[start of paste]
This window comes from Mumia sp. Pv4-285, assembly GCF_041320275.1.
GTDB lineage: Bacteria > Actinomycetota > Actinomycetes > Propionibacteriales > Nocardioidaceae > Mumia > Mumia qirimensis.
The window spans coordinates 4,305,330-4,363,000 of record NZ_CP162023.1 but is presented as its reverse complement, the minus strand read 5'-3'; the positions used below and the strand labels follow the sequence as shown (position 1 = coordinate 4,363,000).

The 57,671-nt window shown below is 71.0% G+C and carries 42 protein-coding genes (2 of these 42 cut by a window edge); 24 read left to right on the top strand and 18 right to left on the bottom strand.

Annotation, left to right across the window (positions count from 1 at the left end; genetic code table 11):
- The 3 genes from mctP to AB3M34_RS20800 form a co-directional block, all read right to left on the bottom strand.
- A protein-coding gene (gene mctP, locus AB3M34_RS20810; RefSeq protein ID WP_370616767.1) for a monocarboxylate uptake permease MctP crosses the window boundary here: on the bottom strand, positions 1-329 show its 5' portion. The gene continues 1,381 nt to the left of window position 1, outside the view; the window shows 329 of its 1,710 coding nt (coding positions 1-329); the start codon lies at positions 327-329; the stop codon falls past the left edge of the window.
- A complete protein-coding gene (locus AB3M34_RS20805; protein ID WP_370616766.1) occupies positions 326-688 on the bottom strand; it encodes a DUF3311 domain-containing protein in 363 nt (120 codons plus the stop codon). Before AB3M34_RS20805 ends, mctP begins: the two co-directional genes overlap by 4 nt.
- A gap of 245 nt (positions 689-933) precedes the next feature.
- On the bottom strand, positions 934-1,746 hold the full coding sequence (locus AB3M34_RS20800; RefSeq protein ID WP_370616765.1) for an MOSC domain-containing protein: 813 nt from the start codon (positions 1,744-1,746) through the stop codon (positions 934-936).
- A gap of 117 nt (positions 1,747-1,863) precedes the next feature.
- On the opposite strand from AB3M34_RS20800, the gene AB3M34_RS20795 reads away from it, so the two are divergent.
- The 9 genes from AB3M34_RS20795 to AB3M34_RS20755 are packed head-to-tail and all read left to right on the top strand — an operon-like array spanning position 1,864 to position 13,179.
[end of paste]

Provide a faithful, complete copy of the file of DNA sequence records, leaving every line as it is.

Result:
This window comes from Mumia sp. Pv4-285, assembly GCF_041320275.1.
GTDB lineage: Bacteria > Actinomycetota > Actinomycetes > Propionibacteriales > Nocardioidaceae > Mumia > Mumia qirimensis.
The window spans coordinates 4,305,330-4,363,000 of record NZ_CP162023.1 but is presented as its reverse complement, the minus strand read 5'-3'; the positions used below and the strand labels follow the sequence as shown (position 1 = coordinate 4,363,000).

The 57,671-nt window shown below is 71.0% G+C and carries 42 protein-coding genes (2 of these 42 cut by a window edge); 24 read left to right on the top strand and 18 right to left on the bottom strand.

Annotation, left to right across the window (positions count from 1 at the left end; genetic code table 11):
- The 3 genes from mctP to AB3M34_RS20800 form a co-directional block, all read right to left on the bottom strand.
- A protein-coding gene (gene mctP, locus AB3M34_RS20810; RefSeq protein ID WP_370616767.1) for a monocarboxylate uptake permease MctP crosses the window boundary here: on the bottom strand, positions 1-329 show its 5' portion. The gene continues 1,381 nt to the left of window position 1, outside the view; the window shows 329 of its 1,710 coding nt (coding positions 1-329); the start codon lies at positions 327-329; the stop codon falls past the left edge of the window.
- A complete protein-coding gene (locus AB3M34_RS20805; protein ID WP_370616766.1) occupies positions 326-688 on the bottom strand; it encodes a DUF3311 domain-containing protein in 363 nt (120 codons plus the stop codon). Before AB3M34_RS20805 ends, mctP begins: the two co-directional genes overlap by 4 nt.
- A gap of 245 nt (positions 689-933) precedes the next feature.
- On the bottom strand, positions 934-1,746 hold the full coding sequence (locus AB3M34_RS20800; RefSeq protein ID WP_370616765.1) for an MOSC domain-containing protein: 813 nt from the start codon (positions 1,744-1,746) through the stop codon (positions 934-936).
- A gap of 117 nt (positions 1,747-1,863) precedes the next feature.
- On the opposite strand from AB3M34_RS20800, the gene AB3M34_RS20795 reads away from it, so the two are divergent.
- The 9 genes from AB3M34_RS20795 to AB3M34_RS20755 are packed head-to-tail and all read left to right on the top strand — an operon-like array spanning position 1,864 to position 13,179.